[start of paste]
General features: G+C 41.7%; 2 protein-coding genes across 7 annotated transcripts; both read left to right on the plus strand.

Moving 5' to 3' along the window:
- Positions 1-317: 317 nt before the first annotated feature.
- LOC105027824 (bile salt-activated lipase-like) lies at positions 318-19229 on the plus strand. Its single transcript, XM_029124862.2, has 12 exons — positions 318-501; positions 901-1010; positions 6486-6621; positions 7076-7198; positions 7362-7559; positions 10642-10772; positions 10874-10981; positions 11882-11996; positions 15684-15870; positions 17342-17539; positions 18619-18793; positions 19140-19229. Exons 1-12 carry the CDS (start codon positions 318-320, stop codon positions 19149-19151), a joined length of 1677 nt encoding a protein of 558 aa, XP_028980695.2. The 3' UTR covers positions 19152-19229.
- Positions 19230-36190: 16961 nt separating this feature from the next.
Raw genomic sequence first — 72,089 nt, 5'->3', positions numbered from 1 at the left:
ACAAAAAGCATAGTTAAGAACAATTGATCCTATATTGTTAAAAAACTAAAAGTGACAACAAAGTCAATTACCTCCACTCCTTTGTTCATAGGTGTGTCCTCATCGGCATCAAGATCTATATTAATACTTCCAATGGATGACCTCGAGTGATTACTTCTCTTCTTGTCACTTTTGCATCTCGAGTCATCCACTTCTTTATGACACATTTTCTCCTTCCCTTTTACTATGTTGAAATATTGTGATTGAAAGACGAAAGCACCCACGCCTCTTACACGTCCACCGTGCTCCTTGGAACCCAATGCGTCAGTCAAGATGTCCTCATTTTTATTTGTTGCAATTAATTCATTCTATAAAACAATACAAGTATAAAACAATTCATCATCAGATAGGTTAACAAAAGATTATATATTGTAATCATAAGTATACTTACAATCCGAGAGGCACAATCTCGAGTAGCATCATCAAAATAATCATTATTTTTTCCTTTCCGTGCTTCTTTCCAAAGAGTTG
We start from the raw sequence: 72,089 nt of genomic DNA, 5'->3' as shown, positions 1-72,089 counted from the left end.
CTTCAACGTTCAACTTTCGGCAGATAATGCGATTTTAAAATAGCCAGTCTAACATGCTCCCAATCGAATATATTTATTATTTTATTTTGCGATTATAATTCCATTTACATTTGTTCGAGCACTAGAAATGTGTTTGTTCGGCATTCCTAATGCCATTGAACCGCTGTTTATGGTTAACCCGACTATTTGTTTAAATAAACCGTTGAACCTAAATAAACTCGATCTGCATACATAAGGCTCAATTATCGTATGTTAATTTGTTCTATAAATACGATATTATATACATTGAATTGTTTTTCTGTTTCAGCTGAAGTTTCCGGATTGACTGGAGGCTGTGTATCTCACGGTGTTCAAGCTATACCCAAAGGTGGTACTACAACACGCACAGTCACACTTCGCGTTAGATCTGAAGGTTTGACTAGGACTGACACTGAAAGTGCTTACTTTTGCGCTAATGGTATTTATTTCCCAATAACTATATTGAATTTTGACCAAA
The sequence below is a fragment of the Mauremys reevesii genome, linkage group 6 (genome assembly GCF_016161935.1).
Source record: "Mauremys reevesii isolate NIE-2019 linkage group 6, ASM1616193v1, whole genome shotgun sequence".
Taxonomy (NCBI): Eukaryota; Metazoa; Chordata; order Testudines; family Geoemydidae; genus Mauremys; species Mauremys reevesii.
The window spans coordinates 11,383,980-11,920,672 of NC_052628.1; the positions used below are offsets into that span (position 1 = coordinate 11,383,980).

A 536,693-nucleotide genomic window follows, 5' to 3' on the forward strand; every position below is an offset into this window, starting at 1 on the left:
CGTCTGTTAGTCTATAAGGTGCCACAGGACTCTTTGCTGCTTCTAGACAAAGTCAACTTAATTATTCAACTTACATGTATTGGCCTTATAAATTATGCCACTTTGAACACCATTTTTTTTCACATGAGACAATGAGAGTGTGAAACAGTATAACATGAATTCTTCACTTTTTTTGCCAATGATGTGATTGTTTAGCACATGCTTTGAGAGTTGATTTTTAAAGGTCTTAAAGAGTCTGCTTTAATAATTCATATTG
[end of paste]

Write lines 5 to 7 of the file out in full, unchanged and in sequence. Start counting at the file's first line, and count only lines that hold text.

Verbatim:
- Positions 19230-36190: 16961 nt separating this feature from the next.
Raw genomic sequence first — 72,089 nt, 5'->3', positions numbered from 1 at the left:
ACAAAAAGCATAGTTAAGAACAATTGATCCTATATTGTTAAAAAACTAAAAGTGACAACAAAGTCAATTACCTCCACTCCTTTGTTCATAGGTGTGTCCTCATCGGCATCAAGATCTATATTAATACTTCCAATGGATGACCTCGAGTGATTACTTCTCTTCTTGTCACTTTTGCATCTCGAGTCATCCACTTCTTTATGACACATTTTCTCCTTCCCTTTTACTATGTTGAAATATTGTGATTGAAAGACGAAAGCACCCACGCCTCTTACACGTCCACCGTGCTCCTTGGAACCCAATGCGTCAGTCAAGATGTCCTCATTTTTATTTGTTGCAATTAATTCATTCTATAAAACAATACAAGTATAAAACAATTCATCATCAGATAGGTTAACAAAAGATTATATATTGTAATCATAAGTATACTTACAATCCGAGAGGCACAATCTCGAGTAGCATCATCAAAATAATCATTATTTTTTCCTTTCCGTGCTTCTTTCCAAAGAGTTG